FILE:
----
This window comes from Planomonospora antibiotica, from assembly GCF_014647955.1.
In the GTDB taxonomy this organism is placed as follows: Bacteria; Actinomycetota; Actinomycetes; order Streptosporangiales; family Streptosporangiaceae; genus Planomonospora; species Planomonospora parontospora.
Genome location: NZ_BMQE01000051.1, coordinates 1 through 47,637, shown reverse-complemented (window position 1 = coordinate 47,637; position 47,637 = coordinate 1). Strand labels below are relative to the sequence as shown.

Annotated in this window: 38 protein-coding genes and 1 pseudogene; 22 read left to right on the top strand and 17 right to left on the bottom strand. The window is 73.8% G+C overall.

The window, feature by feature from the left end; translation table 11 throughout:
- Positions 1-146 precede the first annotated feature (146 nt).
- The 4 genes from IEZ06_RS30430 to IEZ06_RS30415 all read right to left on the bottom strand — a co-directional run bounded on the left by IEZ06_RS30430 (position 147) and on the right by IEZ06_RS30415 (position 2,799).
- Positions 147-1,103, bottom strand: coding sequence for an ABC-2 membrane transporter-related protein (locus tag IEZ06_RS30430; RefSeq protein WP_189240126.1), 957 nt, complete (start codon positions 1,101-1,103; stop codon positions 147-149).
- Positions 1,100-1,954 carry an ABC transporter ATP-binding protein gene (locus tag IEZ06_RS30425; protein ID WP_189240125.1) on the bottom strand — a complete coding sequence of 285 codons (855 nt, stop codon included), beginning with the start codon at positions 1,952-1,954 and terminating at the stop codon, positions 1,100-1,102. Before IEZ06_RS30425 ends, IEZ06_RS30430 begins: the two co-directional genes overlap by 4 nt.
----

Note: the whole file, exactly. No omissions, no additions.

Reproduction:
This window comes from Planomonospora antibiotica, from assembly GCF_014647955.1.
In the GTDB taxonomy this organism is placed as follows: Bacteria; Actinomycetota; Actinomycetes; order Streptosporangiales; family Streptosporangiaceae; genus Planomonospora; species Planomonospora parontospora.
Genome location: NZ_BMQE01000051.1, coordinates 1 through 47,637, shown reverse-complemented (window position 1 = coordinate 47,637; position 47,637 = coordinate 1). Strand labels below are relative to the sequence as shown.

Annotated in this window: 38 protein-coding genes and 1 pseudogene; 22 read left to right on the top strand and 17 right to left on the bottom strand. The window is 73.8% G+C overall.

The window, feature by feature from the left end; translation table 11 throughout:
- Positions 1-146 precede the first annotated feature (146 nt).
- The 4 genes from IEZ06_RS30430 to IEZ06_RS30415 all read right to left on the bottom strand — a co-directional run bounded on the left by IEZ06_RS30430 (position 147) and on the right by IEZ06_RS30415 (position 2,799).
- Positions 147-1,103, bottom strand: coding sequence for an ABC-2 membrane transporter-related protein (locus tag IEZ06_RS30430; RefSeq protein WP_189240126.1), 957 nt, complete (start codon positions 1,101-1,103; stop codon positions 147-149).
- Positions 1,100-1,954 carry an ABC transporter ATP-binding protein gene (locus tag IEZ06_RS30425; protein ID WP_189240125.1) on the bottom strand — a complete coding sequence of 285 codons (855 nt, stop codon included), beginning with the start codon at positions 1,952-1,954 and terminating at the stop codon, positions 1,100-1,102. Before IEZ06_RS30425 ends, IEZ06_RS30430 begins: the two co-directional genes overlap by 4 nt.